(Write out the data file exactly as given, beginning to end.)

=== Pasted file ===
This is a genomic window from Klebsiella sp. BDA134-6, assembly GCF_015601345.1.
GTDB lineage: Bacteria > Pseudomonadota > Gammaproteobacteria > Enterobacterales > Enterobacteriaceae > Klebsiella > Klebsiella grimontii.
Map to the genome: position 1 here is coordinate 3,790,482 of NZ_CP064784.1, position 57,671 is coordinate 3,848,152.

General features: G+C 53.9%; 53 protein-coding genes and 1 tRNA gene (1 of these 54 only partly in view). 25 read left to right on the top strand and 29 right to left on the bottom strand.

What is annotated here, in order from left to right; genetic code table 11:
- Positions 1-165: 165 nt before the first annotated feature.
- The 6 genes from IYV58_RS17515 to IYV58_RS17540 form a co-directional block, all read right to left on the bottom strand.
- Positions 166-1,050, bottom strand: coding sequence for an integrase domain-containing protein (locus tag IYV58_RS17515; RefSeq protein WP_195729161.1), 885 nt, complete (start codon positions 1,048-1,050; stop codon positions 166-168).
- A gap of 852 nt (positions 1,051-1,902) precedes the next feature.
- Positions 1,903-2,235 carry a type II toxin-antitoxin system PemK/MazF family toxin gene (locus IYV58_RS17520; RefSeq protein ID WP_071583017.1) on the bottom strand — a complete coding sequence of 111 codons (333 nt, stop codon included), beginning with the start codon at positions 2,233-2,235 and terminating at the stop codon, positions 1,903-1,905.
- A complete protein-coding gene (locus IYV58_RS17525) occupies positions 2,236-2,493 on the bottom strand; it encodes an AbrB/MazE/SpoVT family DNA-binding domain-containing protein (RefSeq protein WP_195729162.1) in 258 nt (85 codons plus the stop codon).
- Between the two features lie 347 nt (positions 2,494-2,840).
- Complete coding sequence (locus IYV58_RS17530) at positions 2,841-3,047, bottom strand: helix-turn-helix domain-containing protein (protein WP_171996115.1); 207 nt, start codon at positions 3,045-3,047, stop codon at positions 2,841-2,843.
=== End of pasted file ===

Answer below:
This is a genomic window from Klebsiella sp. BDA134-6, assembly GCF_015601345.1.
GTDB lineage: Bacteria > Pseudomonadota > Gammaproteobacteria > Enterobacterales > Enterobacteriaceae > Klebsiella > Klebsiella grimontii.
Map to the genome: position 1 here is coordinate 3,790,482 of NZ_CP064784.1, position 57,671 is coordinate 3,848,152.

General features: G+C 53.9%; 53 protein-coding genes and 1 tRNA gene (1 of these 54 only partly in view). 25 read left to right on the top strand and 29 right to left on the bottom strand.

What is annotated here, in order from left to right; genetic code table 11:
- Positions 1-165: 165 nt before the first annotated feature.
- The 6 genes from IYV58_RS17515 to IYV58_RS17540 form a co-directional block, all read right to left on the bottom strand.
- Positions 166-1,050, bottom strand: coding sequence for an integrase domain-containing protein (locus tag IYV58_RS17515; RefSeq protein WP_195729161.1), 885 nt, complete (start codon positions 1,048-1,050; stop codon positions 166-168).
- A gap of 852 nt (positions 1,051-1,902) precedes the next feature.
- Positions 1,903-2,235 carry a type II toxin-antitoxin system PemK/MazF family toxin gene (locus IYV58_RS17520; RefSeq protein ID WP_071583017.1) on the bottom strand — a complete coding sequence of 111 codons (333 nt, stop codon included), beginning with the start codon at positions 2,233-2,235 and terminating at the stop codon, positions 1,903-1,905.
- A complete protein-coding gene (locus IYV58_RS17525) occupies positions 2,236-2,493 on the bottom strand; it encodes an AbrB/MazE/SpoVT family DNA-binding domain-containing protein (RefSeq protein WP_195729162.1) in 258 nt (85 codons plus the stop codon).
- Between the two features lie 347 nt (positions 2,494-2,840).
- Complete coding sequence (locus IYV58_RS17530) at positions 2,841-3,047, bottom strand: helix-turn-helix domain-containing protein (protein WP_171996115.1); 207 nt, start codon at positions 3,045-3,047, stop codon at positions 2,841-2,843.